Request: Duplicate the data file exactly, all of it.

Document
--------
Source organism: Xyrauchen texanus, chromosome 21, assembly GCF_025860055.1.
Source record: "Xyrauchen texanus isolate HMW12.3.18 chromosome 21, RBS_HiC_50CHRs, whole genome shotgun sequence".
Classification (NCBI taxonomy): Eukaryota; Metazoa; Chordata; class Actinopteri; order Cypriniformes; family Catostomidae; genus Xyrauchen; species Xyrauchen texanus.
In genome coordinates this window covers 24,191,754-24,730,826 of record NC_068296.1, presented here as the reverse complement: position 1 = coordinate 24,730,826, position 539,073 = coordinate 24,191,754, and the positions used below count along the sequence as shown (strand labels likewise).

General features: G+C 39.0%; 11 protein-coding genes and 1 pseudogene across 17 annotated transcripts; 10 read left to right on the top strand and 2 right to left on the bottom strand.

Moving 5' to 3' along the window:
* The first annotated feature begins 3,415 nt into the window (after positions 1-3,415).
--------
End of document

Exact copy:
Source organism: Xyrauchen texanus, chromosome 21, assembly GCF_025860055.1.
Source record: "Xyrauchen texanus isolate HMW12.3.18 chromosome 21, RBS_HiC_50CHRs, whole genome shotgun sequence".
Classification (NCBI taxonomy): Eukaryota; Metazoa; Chordata; class Actinopteri; order Cypriniformes; family Catostomidae; genus Xyrauchen; species Xyrauchen texanus.
In genome coordinates this window covers 24,191,754-24,730,826 of record NC_068296.1, presented here as the reverse complement: position 1 = coordinate 24,730,826, position 539,073 = coordinate 24,191,754, and the positions used below count along the sequence as shown (strand labels likewise).

General features: G+C 39.0%; 11 protein-coding genes and 1 pseudogene across 17 annotated transcripts; 10 read left to right on the top strand and 2 right to left on the bottom strand.

Moving 5' to 3' along the window:
* The first annotated feature begins 3,415 nt into the window (after positions 1-3,415).